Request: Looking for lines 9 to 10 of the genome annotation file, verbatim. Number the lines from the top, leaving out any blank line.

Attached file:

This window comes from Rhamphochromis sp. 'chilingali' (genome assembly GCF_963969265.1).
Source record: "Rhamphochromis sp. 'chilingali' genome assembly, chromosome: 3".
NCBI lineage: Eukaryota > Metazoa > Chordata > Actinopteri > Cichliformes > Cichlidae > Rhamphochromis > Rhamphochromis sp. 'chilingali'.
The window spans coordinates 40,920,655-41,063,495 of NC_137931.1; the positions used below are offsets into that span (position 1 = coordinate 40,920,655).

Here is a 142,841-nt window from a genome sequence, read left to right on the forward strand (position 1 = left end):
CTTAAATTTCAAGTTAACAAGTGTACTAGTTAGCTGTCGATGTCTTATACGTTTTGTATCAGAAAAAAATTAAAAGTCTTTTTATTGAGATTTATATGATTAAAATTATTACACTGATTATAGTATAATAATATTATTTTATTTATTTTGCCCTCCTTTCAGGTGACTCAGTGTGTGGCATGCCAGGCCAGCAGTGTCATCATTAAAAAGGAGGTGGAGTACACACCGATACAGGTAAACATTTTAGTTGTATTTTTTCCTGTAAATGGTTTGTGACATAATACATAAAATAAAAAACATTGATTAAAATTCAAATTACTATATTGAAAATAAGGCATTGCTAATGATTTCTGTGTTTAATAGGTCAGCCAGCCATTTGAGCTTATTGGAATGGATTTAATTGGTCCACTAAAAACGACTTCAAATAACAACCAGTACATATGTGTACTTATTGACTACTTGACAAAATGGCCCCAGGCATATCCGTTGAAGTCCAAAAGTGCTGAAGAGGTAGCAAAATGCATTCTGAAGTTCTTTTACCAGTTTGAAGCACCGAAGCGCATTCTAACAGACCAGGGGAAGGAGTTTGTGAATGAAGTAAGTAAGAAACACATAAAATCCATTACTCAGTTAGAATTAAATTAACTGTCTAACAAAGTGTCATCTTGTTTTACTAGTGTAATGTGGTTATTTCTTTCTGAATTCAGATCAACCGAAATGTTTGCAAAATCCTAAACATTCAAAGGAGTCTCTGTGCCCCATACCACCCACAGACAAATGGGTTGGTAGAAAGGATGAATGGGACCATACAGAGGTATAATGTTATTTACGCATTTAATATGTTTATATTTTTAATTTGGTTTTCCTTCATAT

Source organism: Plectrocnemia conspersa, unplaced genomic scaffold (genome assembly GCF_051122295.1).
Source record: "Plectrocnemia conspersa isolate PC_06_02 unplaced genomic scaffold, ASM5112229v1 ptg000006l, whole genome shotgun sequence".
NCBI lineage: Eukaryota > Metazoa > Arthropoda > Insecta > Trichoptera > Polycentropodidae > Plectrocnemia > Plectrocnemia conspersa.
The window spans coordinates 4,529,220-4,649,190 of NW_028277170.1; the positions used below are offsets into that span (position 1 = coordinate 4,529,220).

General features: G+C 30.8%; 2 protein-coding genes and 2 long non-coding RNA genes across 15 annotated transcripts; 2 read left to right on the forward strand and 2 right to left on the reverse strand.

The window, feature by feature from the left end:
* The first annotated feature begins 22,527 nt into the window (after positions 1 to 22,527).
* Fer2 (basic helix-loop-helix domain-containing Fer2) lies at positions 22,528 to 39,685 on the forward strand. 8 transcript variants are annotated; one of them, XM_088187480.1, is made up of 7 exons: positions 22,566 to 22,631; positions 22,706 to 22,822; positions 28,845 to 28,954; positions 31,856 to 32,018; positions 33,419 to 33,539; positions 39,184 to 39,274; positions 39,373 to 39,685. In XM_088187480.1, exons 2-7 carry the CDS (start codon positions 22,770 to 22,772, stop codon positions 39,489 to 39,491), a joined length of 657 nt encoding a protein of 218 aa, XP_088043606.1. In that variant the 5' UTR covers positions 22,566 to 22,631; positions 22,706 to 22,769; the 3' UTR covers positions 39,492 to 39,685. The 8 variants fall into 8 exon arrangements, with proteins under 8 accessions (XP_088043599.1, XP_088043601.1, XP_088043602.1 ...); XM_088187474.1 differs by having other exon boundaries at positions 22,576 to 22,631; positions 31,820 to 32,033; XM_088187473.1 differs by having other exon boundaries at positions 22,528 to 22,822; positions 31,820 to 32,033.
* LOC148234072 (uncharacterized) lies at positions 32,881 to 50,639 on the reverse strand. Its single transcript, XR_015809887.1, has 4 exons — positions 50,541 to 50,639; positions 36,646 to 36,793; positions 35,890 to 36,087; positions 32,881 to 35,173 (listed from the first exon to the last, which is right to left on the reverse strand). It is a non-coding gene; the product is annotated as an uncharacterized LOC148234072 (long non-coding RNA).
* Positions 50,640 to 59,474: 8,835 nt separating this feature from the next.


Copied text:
NCBI lineage: Eukaryota > Metazoa > Arthropoda > Insecta > Trichoptera > Polycentropodidae > Plectrocnemia > Plectrocnemia conspersa.
The window spans coordinates 4,529,220-4,649,190 of NW_028277170.1; the positions used below are offsets into that span (position 1 = coordinate 4,529,220).